Within the few hours remaining before dusk, they’d have his guns, his horse, and his hair. They would either shoot Paco early in the battle to keep Jake from running, or, after they finished with Jake, they’d run Paco until his bad foreleg gave out. Then, the absolutely best saddle horse Jake ever had would become dinner for the men who’d killed him.

He could take down a few more braves, but not enough. He had sat behind cover and killed man after man in battle after battle in The War. In January of ’65, he contracted cow pox. When he got his medical discharge, he took his sharpshooter’s rifle, his U.S. Army issued cowhide-covered knapsack with its messkit, a campaign hat and a stolen sutler’s horse. He headed west, and he never looked back.

As he crouched just at the backside of that ridge, he truly surprised himself. He had killed men at a distance with his sharpshooter skills. He had killed men at point-blank range when they charged up Cemetery Ridge trying to quiet the Union artillery there that was making a bloody mess of them. He had even killed a man with a Bowie knife in an argument over a card game. The man lost his grub-stake and then tried to pull a pistol.

What surprised Jake was his absolute certainty that he had no stomach for another fight like those battles back East. He had no desire to sit behind cover while his rifle cut through a band of men like a scythe goes through a cornfield. If doing that would save him, then he’d do it without batting an eye. But, he could only fire eight, maybe ten, good shots a minute. A minute might as well have been an eternity when 20 or so braves were moving in across a couple of hundred yards. Jake had killed men to stay alive, and he had killed buff to put food on the table and put some money in his pockets. He had long ago decided, however, that he wouldn’t kill other men just because he could. That decision gave him little choice.

Rising, he grabbed Paco’s reins and pulled him to the top of the ridge, doing his own version of the Rebel Yell that he’d heard far too many times during the War and that sometimes still echoed in his dreams. He pulled his Bowie knife from the scabbard hanging from a rawhide strap around his neck and swiped its finely-honed blade across Paco’s throat as he used the reins and then the weight of his body to pull Paco down onto his side. He laid both loaded rifles across Paco’s twitching withers, rubbed Paco’s nose for a moment, murmured softly to him, then dipped his fingers in the warm blood flowing from Paco’s neck. He drew those wet fingers down his cheeks.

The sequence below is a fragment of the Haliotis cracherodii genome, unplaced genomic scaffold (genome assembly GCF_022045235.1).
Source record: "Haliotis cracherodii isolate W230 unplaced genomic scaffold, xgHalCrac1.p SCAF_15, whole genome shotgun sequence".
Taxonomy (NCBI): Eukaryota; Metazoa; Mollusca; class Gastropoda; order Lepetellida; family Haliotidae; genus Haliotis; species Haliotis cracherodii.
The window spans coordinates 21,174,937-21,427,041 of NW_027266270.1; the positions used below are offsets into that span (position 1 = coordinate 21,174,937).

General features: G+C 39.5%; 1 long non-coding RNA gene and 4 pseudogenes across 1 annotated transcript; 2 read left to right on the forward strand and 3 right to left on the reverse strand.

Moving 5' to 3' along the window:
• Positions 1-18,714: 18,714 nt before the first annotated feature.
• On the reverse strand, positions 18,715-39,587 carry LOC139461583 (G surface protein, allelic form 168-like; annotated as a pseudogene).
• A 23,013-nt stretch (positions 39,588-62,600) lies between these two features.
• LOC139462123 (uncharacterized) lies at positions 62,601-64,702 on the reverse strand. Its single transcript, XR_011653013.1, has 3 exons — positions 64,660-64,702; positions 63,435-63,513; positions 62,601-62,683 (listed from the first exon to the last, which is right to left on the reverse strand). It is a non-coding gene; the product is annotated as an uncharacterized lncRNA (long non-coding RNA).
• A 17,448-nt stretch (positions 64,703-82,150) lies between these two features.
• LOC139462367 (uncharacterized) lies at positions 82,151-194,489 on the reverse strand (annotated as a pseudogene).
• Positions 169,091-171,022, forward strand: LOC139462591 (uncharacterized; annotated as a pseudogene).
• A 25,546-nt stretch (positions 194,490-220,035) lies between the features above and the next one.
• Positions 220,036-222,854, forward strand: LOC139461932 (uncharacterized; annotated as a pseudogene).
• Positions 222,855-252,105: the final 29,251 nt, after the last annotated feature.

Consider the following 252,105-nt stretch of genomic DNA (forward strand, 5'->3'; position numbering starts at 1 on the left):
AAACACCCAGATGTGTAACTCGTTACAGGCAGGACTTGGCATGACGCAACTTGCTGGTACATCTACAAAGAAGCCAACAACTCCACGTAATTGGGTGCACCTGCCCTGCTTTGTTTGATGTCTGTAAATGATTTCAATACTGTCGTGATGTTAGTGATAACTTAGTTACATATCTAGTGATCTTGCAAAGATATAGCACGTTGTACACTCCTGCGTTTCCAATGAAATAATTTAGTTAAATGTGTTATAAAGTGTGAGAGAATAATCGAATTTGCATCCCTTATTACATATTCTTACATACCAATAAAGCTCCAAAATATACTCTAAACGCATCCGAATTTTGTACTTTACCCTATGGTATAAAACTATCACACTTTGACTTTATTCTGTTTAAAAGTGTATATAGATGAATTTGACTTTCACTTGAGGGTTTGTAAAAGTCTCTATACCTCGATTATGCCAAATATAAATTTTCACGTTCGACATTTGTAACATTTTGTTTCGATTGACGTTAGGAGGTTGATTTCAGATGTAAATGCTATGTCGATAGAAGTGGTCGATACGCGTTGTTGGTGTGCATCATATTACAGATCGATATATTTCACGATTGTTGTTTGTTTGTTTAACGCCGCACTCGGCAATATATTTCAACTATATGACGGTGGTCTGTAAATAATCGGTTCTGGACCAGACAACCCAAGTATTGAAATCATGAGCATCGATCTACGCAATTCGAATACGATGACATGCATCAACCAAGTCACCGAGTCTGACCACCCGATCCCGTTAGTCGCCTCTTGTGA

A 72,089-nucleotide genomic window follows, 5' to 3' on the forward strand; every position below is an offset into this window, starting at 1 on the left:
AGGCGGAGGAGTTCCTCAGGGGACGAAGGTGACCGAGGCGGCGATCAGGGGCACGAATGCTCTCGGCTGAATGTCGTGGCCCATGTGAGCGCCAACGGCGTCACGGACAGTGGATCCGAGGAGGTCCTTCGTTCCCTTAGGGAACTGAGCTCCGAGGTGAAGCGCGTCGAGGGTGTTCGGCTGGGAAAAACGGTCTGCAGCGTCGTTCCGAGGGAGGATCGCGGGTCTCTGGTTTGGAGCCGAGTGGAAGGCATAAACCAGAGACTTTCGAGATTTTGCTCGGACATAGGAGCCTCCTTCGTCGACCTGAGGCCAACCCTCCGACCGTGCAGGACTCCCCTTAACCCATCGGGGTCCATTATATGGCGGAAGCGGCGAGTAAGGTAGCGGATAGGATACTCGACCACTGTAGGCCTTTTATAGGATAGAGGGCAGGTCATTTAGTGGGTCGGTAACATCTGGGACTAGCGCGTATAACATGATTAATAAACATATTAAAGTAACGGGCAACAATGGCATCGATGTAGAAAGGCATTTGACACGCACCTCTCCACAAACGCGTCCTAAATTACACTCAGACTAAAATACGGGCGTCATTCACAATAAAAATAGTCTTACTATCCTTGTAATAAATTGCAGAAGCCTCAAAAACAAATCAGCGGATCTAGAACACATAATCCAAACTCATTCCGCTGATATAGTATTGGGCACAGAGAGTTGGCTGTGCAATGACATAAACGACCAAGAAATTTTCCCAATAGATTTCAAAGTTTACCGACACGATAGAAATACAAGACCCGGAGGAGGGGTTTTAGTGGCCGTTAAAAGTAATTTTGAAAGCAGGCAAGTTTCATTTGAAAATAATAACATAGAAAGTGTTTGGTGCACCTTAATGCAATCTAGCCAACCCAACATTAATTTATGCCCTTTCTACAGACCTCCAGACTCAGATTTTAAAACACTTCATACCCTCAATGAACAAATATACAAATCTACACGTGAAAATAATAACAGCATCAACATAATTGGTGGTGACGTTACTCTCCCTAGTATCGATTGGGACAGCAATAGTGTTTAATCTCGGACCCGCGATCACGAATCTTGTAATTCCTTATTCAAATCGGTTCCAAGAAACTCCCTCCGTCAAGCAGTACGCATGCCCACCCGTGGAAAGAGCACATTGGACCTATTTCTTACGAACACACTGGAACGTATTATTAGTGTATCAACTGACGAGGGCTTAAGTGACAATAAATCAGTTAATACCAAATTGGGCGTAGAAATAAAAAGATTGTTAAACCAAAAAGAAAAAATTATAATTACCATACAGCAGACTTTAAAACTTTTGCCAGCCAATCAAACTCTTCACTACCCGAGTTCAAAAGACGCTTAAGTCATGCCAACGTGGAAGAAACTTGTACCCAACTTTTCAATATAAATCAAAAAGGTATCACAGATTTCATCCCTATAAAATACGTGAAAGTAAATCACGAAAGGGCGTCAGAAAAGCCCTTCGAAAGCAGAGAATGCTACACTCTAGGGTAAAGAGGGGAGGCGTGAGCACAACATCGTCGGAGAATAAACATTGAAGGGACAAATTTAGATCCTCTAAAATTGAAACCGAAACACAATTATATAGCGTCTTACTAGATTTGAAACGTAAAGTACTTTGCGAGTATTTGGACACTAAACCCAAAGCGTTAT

Next, he used his knife to hack off both his long braids. He threw them down the low ridge toward the Comanche. Jake then stood and pulled off his buckskin shirt with its fine Lakota beadwork and ripped it to pieces with his knife. He did the same with the saddlebag that had once been his knapsack. As he did all this, the firing from the braves fell away to nothing, despite the target he made of himself standing behind Paco’s now still body. He’d decided that they could take his life, but there would be little bounty in it for them. He would leave no fine long-haired scalp to hang from a spear, no beaded buckskin shirt, and no cowhide-covered saddlebags to make the squaws think a brave was rich. His only concession was the campaign hat he pushed back into place. He could’ve cut it up too, but that was a part of his past that had made him what he was today. He wanted that part of his past with him in this last battle.

He then bent down and dipped his fingers in a pool of Paco’s quickly drying blood. This time, as he rose, he ran his fingers across his bare chest, leaving four horizontal crimson streaks that stood out starkly against the pale, white skin of his chest. A breeze rustled the buffalo grass and brought the metallic smell of Paco’s blood to his nostrils. Jake picked up one of the Sharps and stood with one booted foot up on Paco’s prone body. He then began to sing in a rich baritone trained in his Daddy’s church choir in upstate New York a lifetime ago. He sang the way he’d sung before he became a heathen, a godless killer of two-legged then four-legged prey. He sang through the first verse of “Amazing Grace” and then started into the second verse.

The braves remained behind cover, reloading, preparing for their final rush toward this warrior with his many guns and strong medicine. Each brave knew the tale of this battle would be told many times around campfire after campfire by all those who managed to stay alive. As they made ready, the braves listened patiently, waiting for the white warrior to finish his strange and haunting death song.